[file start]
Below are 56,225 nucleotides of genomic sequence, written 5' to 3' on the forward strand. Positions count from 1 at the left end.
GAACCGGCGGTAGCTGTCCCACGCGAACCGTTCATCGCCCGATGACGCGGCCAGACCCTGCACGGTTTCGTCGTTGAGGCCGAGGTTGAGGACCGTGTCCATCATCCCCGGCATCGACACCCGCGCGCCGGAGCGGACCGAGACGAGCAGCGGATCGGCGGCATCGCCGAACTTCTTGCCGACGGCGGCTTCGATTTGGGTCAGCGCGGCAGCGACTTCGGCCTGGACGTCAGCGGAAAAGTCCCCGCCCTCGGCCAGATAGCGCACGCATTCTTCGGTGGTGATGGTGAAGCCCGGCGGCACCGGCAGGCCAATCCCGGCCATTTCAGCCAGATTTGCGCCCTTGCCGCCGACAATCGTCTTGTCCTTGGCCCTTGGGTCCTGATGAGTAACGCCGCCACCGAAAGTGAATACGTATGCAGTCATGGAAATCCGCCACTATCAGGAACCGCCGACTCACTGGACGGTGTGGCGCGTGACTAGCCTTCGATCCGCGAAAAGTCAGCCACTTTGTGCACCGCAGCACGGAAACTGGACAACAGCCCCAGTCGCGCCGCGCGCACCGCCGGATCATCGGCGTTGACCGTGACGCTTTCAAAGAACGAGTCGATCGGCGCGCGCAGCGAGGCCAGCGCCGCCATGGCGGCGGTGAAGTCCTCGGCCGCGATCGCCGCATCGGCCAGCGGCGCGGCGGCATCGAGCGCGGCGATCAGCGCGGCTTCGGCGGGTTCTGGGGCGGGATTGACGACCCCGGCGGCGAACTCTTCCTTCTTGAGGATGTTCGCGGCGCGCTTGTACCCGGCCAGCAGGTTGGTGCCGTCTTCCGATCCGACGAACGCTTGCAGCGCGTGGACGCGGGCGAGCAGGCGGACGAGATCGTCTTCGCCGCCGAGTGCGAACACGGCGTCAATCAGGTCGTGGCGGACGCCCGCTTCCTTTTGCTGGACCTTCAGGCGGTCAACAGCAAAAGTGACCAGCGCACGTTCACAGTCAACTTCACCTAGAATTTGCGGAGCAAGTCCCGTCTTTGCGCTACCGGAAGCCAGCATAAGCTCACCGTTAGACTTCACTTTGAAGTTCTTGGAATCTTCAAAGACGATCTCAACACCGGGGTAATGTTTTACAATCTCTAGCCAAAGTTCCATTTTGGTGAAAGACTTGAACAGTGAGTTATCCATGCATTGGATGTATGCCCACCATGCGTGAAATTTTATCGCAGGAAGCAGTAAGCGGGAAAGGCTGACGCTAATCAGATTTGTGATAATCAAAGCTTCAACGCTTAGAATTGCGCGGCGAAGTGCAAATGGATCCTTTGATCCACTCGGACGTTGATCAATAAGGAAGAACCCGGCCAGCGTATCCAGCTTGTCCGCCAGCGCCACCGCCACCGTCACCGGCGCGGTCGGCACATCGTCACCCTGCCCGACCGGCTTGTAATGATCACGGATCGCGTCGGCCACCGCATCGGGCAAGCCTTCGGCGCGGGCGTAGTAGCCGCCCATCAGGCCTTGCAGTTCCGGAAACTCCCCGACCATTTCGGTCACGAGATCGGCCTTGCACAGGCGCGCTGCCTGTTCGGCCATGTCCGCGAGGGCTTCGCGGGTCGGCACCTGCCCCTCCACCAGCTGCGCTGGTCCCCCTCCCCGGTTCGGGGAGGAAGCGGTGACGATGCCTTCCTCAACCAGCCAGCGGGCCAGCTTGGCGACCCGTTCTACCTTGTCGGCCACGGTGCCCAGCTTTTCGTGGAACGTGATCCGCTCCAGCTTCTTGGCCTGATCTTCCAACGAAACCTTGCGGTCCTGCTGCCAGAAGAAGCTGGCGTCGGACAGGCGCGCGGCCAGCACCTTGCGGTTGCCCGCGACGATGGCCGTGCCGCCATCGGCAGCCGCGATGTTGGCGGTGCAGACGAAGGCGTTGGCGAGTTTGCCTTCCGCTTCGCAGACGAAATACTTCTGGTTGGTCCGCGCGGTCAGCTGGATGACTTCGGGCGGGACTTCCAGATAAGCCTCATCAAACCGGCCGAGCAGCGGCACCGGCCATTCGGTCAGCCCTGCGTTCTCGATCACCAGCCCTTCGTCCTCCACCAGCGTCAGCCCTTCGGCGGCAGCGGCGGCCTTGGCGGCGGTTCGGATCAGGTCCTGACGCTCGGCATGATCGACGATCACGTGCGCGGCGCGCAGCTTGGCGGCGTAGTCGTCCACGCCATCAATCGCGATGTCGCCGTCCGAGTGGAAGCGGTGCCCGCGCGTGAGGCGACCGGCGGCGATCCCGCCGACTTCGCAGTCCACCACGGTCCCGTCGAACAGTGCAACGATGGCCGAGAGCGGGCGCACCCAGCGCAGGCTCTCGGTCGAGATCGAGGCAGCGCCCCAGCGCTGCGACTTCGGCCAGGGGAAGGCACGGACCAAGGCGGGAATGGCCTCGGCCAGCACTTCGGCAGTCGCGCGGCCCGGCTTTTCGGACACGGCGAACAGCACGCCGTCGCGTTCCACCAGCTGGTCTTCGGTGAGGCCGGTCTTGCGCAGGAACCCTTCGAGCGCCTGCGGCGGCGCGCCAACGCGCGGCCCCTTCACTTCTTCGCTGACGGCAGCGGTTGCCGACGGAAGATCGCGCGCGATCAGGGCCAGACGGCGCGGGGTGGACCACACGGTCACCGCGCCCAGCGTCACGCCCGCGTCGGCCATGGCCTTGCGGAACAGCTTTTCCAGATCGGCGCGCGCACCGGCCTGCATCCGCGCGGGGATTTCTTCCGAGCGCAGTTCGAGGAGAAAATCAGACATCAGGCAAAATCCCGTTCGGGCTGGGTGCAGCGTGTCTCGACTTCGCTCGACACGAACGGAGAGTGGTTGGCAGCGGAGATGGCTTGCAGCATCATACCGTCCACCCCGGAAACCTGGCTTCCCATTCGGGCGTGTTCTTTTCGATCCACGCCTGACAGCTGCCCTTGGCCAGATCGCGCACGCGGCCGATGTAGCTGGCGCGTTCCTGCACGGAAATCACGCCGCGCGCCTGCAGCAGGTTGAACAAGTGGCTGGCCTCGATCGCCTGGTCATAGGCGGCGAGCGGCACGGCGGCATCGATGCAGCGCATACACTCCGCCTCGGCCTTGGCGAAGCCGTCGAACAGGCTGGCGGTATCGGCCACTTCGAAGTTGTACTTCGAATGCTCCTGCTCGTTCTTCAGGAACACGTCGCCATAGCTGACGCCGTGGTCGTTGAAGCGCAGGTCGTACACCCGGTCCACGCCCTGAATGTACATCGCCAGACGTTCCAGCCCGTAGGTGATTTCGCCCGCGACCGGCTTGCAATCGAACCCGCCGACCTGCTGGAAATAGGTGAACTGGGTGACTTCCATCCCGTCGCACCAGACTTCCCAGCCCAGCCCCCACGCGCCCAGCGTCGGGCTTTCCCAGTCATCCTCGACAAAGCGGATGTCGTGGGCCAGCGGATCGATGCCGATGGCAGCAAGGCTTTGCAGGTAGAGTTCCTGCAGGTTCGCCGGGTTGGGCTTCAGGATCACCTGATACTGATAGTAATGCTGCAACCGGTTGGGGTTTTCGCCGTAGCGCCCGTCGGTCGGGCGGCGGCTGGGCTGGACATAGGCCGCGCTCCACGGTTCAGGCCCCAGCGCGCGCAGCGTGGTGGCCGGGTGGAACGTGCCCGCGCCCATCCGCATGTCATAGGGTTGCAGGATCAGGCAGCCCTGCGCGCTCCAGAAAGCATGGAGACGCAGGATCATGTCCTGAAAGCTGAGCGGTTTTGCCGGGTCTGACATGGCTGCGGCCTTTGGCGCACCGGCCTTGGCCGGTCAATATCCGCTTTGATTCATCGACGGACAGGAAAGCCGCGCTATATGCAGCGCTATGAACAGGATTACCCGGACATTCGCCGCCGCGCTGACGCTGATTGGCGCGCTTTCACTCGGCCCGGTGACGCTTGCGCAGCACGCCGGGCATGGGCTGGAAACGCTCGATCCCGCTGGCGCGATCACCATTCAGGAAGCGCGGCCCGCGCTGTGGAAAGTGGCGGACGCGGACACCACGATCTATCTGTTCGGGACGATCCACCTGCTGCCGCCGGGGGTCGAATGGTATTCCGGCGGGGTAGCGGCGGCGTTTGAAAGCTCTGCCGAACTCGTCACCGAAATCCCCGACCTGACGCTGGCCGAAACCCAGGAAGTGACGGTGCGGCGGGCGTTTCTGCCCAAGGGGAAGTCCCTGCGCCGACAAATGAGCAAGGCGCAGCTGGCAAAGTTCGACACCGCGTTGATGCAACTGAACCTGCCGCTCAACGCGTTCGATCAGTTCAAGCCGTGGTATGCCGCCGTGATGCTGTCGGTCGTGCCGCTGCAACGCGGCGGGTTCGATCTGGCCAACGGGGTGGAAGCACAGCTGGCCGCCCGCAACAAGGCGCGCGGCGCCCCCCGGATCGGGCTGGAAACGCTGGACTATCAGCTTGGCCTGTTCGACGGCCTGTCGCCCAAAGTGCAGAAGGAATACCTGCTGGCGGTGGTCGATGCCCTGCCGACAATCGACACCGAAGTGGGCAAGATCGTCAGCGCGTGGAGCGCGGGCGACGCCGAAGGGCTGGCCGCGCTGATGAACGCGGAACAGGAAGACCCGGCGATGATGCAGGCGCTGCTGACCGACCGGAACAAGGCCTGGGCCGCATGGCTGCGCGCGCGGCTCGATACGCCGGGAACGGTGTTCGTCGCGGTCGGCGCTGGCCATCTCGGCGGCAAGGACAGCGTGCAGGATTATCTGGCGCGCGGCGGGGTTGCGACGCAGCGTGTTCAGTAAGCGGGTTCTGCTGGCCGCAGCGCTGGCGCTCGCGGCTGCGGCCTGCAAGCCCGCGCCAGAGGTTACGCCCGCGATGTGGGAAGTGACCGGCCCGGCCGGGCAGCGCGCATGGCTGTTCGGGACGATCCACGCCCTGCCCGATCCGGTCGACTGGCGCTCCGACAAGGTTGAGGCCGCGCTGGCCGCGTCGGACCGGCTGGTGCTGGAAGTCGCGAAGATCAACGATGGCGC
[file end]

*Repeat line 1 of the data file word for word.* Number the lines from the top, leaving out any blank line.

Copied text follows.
Below are 56,225 nucleotides of genomic sequence, written 5' to 3' on the forward strand. Positions count from 1 at the left end.